The reduction in the maximum stakes available at fixed-odds betting terminals (FOBTs) is once again scheduled to take place in April 2019 after the government reversed course on delaying the stake cut until October 2019.
Currently consumers can place wagers at FOBTs (which allow players to bet on games such as slots, roulette, and simulated sports among others) as high as £100 each, but as the result of an initiative to reduce the negative impacts of gambling on society, the government has committed to slashing FOBT stakes to a maximum of £2. The reduction was originally scheduled to take effect in April 2019, but Chancellor Philip Hammond moved to delay the measure by six months until October 2019. Allowing gaming companies to continue to offer the larger wagers was expected to net them some £900 million.
Industry stakeholders claimed they needed the extra time to prepare for the new regulation in an effort to limit job losses as a result of the expected closure of betting shops in the country.
Following the announcement of the delay, sports minister Tracey Crouch tendered her resignation in protest, and information soon surfaced that a report by advisory firm KPMG, that the government used to justify its delay of the stake decreases, was “discredited” and was actually commissioned by the Association of British Bookmakers.
According to journalists at The Guardian that claim to have seen the report, it was created under specific directions set forth by the bookmakers, and as a result, KPMG included the following disclaimer: “The report should not therefore be regarded as suitable to be used or relied on by any other person or for any other purpose.”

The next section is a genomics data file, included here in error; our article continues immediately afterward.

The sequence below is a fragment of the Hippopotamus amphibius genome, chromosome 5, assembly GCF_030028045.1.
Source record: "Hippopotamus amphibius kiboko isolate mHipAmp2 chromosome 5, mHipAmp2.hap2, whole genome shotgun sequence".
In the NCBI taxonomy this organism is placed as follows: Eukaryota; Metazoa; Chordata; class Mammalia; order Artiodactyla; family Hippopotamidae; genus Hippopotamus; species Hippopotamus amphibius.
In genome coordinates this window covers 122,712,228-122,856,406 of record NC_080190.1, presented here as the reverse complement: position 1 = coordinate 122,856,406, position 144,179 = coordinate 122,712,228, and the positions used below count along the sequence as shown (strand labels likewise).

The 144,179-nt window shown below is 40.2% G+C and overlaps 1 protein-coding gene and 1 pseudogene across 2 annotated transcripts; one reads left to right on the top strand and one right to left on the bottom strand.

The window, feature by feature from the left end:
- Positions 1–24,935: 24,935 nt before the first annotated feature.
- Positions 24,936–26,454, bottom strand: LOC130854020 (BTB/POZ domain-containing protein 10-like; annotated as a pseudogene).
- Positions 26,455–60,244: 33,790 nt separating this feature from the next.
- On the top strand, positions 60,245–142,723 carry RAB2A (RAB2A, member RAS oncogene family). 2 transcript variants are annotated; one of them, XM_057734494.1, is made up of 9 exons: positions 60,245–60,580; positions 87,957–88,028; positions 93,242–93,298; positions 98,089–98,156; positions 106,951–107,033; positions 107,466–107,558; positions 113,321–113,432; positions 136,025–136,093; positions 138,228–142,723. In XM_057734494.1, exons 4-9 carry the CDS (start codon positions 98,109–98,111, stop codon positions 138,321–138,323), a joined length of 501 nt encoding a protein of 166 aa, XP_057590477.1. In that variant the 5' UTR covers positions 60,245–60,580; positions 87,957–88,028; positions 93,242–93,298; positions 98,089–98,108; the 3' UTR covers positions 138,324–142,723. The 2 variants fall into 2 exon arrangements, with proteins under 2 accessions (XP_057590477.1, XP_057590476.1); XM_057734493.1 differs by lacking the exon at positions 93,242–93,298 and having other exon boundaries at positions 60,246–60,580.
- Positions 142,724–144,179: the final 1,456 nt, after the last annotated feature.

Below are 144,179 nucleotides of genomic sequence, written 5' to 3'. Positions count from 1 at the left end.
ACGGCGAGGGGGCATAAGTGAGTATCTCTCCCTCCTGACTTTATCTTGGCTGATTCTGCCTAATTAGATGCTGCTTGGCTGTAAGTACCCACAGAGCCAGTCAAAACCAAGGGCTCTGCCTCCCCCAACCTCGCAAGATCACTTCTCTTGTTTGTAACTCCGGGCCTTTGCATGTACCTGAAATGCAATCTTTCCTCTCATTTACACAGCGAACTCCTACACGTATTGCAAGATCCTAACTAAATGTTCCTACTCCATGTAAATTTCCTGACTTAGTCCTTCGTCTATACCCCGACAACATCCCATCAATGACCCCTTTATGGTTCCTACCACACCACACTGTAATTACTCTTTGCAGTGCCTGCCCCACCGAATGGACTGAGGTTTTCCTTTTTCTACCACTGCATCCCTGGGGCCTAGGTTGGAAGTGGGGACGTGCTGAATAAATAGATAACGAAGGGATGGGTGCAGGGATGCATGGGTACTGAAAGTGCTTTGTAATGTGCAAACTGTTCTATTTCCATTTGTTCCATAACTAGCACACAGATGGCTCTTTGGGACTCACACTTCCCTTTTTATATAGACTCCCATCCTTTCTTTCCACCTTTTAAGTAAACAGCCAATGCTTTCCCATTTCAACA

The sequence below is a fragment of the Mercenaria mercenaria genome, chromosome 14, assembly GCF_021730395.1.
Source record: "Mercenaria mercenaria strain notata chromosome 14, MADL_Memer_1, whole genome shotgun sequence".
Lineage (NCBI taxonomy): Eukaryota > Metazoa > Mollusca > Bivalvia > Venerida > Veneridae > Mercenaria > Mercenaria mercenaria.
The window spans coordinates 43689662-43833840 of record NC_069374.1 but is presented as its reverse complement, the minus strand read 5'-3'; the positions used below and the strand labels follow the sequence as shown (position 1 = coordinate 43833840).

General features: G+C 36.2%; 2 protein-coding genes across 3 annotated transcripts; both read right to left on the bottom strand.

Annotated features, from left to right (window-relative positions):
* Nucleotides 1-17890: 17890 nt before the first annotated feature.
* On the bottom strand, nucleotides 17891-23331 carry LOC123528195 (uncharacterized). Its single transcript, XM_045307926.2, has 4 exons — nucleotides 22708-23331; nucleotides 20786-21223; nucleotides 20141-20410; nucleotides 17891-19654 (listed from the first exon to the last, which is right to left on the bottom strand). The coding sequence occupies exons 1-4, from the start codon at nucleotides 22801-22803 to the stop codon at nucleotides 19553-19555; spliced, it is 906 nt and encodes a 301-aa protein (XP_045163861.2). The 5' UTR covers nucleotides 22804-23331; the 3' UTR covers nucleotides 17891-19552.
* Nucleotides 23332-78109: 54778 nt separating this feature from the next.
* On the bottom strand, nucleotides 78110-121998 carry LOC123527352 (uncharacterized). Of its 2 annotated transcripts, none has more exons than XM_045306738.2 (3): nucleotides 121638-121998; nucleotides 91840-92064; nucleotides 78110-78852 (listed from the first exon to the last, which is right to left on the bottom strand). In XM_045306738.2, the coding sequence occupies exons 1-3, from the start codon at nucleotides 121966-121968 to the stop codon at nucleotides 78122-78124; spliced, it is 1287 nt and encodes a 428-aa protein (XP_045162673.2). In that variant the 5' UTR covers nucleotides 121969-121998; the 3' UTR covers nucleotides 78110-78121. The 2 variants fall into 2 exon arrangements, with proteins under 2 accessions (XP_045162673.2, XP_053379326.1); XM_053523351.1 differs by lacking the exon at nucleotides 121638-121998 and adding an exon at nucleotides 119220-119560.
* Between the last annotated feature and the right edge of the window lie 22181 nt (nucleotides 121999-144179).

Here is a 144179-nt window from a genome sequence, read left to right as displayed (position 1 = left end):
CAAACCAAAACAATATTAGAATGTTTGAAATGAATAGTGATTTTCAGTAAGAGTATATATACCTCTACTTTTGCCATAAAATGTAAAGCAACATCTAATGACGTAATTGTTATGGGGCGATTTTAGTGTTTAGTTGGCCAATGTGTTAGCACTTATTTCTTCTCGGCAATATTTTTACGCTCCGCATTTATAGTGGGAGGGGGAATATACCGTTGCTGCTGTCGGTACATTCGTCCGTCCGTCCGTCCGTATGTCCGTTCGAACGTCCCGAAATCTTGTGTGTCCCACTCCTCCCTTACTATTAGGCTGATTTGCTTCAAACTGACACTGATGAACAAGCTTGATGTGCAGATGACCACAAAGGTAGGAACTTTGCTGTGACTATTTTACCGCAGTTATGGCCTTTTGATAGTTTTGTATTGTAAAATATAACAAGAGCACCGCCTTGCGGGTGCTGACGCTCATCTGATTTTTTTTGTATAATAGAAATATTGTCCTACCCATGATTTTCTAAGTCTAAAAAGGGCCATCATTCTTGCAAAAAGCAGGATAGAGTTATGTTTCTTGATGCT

In spite of the warning, the government moved to push back the stake cut stating that it was trying to save tens of thousands of jobs in the process, a slanted view of the result of the stake cut that was indicated in the biased report.
However, in the days following the postponement (and as a result of a tremendous amount of outrage around the country and in the government) the original effective date was reinstated by Culture Secretary, Jeremy Wright.
“The government has been clear that protecting vulnerable people is the prime concern, but that as a responsible government it is also right to take the needs of those employed by the gambling industry into account and provide time for an orderly transition,” Wright conveyed in a written statement.
“Parliament has, however, been clear that they want this change to be made sooner. The government has listened and will now implement the reduction in April 2019,” Wright concluded.
While wagers thought FOBTs in retail outlets will have a £2 limit, those looking to place higher wagers on games of chance can do so from their mobile phones or via their laptops or tablets on sites such as Conquer Casino UK and many others.
The United Kingdom allows online gaming throughout the country where people physically within the country can wager on a wide variety of events including sporting contests, poker, slots and casino games.